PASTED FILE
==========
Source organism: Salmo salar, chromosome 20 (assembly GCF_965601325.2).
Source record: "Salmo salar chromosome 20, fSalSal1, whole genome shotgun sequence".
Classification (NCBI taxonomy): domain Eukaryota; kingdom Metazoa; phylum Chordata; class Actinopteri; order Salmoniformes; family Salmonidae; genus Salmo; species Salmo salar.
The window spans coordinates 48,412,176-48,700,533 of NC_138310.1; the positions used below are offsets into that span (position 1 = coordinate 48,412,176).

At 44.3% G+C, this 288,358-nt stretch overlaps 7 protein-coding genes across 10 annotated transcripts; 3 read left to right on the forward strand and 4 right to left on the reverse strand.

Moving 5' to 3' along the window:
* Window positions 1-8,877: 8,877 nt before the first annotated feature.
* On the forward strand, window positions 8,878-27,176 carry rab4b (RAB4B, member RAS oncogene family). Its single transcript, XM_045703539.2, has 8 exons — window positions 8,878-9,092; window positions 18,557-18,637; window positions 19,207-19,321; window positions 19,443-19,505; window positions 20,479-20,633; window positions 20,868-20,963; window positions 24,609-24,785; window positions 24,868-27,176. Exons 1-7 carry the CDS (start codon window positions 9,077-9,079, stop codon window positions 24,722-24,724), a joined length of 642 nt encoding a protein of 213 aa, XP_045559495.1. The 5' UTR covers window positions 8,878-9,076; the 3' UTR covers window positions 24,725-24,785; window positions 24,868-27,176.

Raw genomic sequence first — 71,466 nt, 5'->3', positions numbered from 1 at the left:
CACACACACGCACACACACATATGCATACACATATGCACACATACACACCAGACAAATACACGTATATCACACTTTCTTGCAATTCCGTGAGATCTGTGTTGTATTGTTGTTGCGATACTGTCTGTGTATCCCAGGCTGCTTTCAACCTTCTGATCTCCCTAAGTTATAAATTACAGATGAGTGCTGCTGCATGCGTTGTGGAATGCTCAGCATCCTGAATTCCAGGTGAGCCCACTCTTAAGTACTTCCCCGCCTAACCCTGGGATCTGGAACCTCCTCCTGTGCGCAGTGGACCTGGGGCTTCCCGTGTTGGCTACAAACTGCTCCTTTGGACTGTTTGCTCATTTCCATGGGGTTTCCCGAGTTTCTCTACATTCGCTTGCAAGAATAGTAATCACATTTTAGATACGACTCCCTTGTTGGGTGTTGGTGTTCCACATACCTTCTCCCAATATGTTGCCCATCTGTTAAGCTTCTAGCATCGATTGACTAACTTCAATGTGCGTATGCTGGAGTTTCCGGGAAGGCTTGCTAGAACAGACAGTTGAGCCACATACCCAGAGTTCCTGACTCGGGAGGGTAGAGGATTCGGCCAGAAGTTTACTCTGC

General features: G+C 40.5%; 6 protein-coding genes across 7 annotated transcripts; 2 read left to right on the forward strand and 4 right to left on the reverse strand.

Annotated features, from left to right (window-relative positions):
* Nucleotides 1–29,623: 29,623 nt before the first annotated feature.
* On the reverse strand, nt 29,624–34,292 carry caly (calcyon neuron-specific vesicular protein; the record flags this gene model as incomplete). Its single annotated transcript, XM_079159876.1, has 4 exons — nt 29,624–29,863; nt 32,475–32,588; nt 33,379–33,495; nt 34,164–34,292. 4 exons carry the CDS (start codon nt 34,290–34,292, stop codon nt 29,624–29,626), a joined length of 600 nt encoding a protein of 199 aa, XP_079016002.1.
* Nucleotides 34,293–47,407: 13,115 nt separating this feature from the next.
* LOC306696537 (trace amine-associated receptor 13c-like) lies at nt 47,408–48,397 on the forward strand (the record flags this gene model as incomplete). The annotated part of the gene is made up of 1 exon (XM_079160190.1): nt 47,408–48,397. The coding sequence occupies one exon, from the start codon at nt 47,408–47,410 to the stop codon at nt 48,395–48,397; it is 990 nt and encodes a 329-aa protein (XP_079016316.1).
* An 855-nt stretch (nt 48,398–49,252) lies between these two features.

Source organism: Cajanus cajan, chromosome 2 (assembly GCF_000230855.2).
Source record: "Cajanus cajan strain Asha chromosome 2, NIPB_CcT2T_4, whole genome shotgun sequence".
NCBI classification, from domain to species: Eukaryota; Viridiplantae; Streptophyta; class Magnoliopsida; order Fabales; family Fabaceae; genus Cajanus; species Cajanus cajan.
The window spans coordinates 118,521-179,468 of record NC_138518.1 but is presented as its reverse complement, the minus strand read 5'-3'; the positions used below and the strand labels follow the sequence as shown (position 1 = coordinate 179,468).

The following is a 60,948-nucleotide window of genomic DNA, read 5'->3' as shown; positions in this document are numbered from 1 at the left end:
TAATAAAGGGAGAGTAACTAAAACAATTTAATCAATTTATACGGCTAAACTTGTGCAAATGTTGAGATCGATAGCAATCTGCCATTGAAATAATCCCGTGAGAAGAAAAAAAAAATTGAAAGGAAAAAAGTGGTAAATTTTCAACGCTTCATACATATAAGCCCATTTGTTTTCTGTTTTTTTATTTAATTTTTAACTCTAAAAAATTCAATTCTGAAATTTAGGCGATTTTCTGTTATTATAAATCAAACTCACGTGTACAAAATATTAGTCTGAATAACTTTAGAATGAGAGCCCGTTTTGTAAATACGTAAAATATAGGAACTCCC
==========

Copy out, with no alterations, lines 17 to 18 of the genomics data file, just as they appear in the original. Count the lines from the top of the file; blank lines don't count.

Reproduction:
* An 855-nt stretch (nt 48,398–49,252) lies between these two features.

Source organism: Cajanus cajan, chromosome 2 (assembly GCF_000230855.2).